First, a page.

Minor Spoilers for Star Wars: The Last Jedi below
It was bound to happen. As the Star Wars franchise reboots itself for a new generation, introduces new characters, higher stakes and some controversial plot decisions – it also introduced one thing that had been missing from Episode VII: The Force Awakens and Rogue One: new, divisive little creatures. George Lucas’ maligned prequel trilogy was stuffed with these walking merchandise opportunities, but the Jar Jar backlash seemed to have put the new team off the idea.
Until now. Enter, Porgs. In Star Wars: The Last Jedi, the Chicken/Penguin hybrids inhabit the island Luke Skywalker had exiled himself to and just potter around, really. They add nothing to the plot but do offer some light relief throughout the film, and have already made out for a sold-out cuddly toy incarnation.
People are taking their affiliation with the creatures perhaps a little far, mind. Turns out, people actually want to eat them. Hell, in The Last Jedi Chewbacca cooked one and was guilt-tripped out of chowing down on it.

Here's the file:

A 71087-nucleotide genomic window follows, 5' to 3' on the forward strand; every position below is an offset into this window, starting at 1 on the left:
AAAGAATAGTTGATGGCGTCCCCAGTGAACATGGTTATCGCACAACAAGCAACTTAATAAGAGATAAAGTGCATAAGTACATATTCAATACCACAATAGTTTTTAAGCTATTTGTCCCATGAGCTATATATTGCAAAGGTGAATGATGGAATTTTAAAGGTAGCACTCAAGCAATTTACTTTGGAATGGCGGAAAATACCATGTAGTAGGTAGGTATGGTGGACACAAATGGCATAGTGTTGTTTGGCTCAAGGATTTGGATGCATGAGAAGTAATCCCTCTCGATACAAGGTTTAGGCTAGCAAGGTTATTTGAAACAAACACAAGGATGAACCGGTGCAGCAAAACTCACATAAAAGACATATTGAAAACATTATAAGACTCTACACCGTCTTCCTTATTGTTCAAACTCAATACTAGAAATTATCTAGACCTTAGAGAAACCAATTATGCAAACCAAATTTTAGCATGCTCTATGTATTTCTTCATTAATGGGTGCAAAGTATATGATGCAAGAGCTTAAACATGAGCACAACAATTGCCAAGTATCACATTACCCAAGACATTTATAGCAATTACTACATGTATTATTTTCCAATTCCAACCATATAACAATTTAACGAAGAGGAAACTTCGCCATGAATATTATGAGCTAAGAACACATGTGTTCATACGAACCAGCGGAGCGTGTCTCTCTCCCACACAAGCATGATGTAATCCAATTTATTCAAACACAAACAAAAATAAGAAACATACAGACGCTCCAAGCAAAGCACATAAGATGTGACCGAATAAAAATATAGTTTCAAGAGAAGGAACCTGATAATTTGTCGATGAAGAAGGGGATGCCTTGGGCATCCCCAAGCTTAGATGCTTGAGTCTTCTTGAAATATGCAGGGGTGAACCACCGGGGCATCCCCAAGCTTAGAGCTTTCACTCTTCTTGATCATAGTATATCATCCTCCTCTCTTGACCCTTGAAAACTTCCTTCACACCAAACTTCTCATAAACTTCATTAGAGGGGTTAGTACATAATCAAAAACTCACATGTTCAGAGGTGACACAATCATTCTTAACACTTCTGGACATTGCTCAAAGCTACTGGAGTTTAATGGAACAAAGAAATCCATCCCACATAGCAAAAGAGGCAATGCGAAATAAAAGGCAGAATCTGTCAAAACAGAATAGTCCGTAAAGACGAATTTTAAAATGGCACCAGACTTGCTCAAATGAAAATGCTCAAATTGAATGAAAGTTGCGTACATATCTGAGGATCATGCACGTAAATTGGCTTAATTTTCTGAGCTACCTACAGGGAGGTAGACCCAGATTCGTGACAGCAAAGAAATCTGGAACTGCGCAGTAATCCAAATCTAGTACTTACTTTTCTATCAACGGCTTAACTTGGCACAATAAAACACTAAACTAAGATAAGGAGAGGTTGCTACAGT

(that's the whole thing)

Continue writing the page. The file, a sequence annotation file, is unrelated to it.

Ways to cook porg, ranked:
1. porg au vin
2. BBQ porg
3. 40 cloves and a porg
4. porg noodle soup
5. Nashville-style hot porg
6. kung pao porg
7. porg pot pie
8. porgy porg parm parm
— Alan Zilberman (@alanzilberman) December 18, 2017
i was looking for a porg
then i found a porg
and heaven knows i'm eating it now
— Chris Boyd 🇬🇧🇵🇭 (@paperghost) December 18, 2017
I’ll tell you what, I don’t think I could eat a BBQ’d Porg
— Mark Waldrop (@marktheshark) December 18, 2017
I would eat a Porg. No hesistation.
— Starline Hodge (@starlinex) December 19, 2017
Just watched the ol Star Wars. Now really want to eat some porg.
— HunterH (@LpSpecial2) December 19, 2017
Heads up, folks. @escoopitybop and I are gonna genetically engineer a porg and then eat one
— hen stefani (@NotInDeniaI) December 19, 2017
I want to eat a Porg.
— MrMeaner (@pokerUFO) December 18, 2017
I'd eat a fuken porg
— HELL BABY 🐖 (@champsuperstar) December 17, 2017
Turns out, there’s science behind why some people want turn Porgs into, ahem, Porg Chops. Speaking to The Verge, Professor Oriana R. Aragón, explained “there is a strong response to cuteness that involves the suggestion of eating the cute being”. You’re off the hook this time, you bunch of weirdos.
A Twitter poll suggest that actually, there’s a razor-thin minority who are in favour of not eating the furry little thing. So that’s reassuring, I guess.
Is it ethical to eat a #Porg?
— cass (@CassideeMoser) November 28, 2017